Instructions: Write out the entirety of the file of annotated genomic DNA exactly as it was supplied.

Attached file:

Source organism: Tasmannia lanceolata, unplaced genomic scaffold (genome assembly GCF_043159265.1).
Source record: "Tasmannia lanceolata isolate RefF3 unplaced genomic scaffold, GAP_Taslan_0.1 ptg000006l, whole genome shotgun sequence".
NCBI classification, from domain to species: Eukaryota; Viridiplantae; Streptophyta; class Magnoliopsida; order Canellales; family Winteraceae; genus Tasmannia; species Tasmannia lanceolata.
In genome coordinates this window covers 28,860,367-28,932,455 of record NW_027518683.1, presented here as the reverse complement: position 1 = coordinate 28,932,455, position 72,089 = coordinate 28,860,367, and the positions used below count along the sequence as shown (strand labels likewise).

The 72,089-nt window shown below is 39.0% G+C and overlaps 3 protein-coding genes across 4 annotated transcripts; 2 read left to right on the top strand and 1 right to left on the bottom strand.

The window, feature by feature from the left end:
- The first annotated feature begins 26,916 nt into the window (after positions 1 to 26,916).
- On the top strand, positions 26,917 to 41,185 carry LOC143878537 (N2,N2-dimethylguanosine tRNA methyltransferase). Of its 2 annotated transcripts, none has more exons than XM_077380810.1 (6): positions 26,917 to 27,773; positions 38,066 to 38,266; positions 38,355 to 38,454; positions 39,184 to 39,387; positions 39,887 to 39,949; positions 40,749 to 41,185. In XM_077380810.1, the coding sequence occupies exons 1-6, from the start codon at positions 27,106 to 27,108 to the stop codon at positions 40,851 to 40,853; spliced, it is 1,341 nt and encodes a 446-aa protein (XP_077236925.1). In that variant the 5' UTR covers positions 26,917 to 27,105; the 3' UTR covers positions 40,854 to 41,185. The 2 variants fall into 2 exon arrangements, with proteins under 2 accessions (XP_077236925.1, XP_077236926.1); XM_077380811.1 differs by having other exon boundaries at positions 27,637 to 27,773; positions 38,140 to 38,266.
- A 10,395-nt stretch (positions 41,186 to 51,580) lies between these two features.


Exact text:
Source organism: Tasmannia lanceolata, unplaced genomic scaffold (genome assembly GCF_043159265.1).
Source record: "Tasmannia lanceolata isolate RefF3 unplaced genomic scaffold, GAP_Taslan_0.1 ptg000006l, whole genome shotgun sequence".
NCBI classification, from domain to species: Eukaryota; Viridiplantae; Streptophyta; class Magnoliopsida; order Canellales; family Winteraceae; genus Tasmannia; species Tasmannia lanceolata.
In genome coordinates this window covers 28,860,367-28,932,455 of record NW_027518683.1, presented here as the reverse complement: position 1 = coordinate 28,932,455, position 72,089 = coordinate 28,860,367, and the positions used below count along the sequence as shown (strand labels likewise).

The 72,089-nt window shown below is 39.0% G+C and overlaps 3 protein-coding genes across 4 annotated transcripts; 2 read left to right on the top strand and 1 right to left on the bottom strand.

The window, feature by feature from the left end:
- The first annotated feature begins 26,916 nt into the window (after positions 1 to 26,916).
- On the top strand, positions 26,917 to 41,185 carry LOC143878537 (N2,N2-dimethylguanosine tRNA methyltransferase). Of its 2 annotated transcripts, none has more exons than XM_077380810.1 (6): positions 26,917 to 27,773; positions 38,066 to 38,266; positions 38,355 to 38,454; positions 39,184 to 39,387; positions 39,887 to 39,949; positions 40,749 to 41,185. In XM_077380810.1, the coding sequence occupies exons 1-6, from the start codon at positions 27,106 to 27,108 to the stop codon at positions 40,851 to 40,853; spliced, it is 1,341 nt and encodes a 446-aa protein (XP_077236925.1). In that variant the 5' UTR covers positions 26,917 to 27,105; the 3' UTR covers positions 40,854 to 41,185. The 2 variants fall into 2 exon arrangements, with proteins under 2 accessions (XP_077236925.1, XP_077236926.1); XM_077380811.1 differs by having other exon boundaries at positions 27,637 to 27,773; positions 38,140 to 38,266.
- A 10,395-nt stretch (positions 41,186 to 51,580) lies between these two features.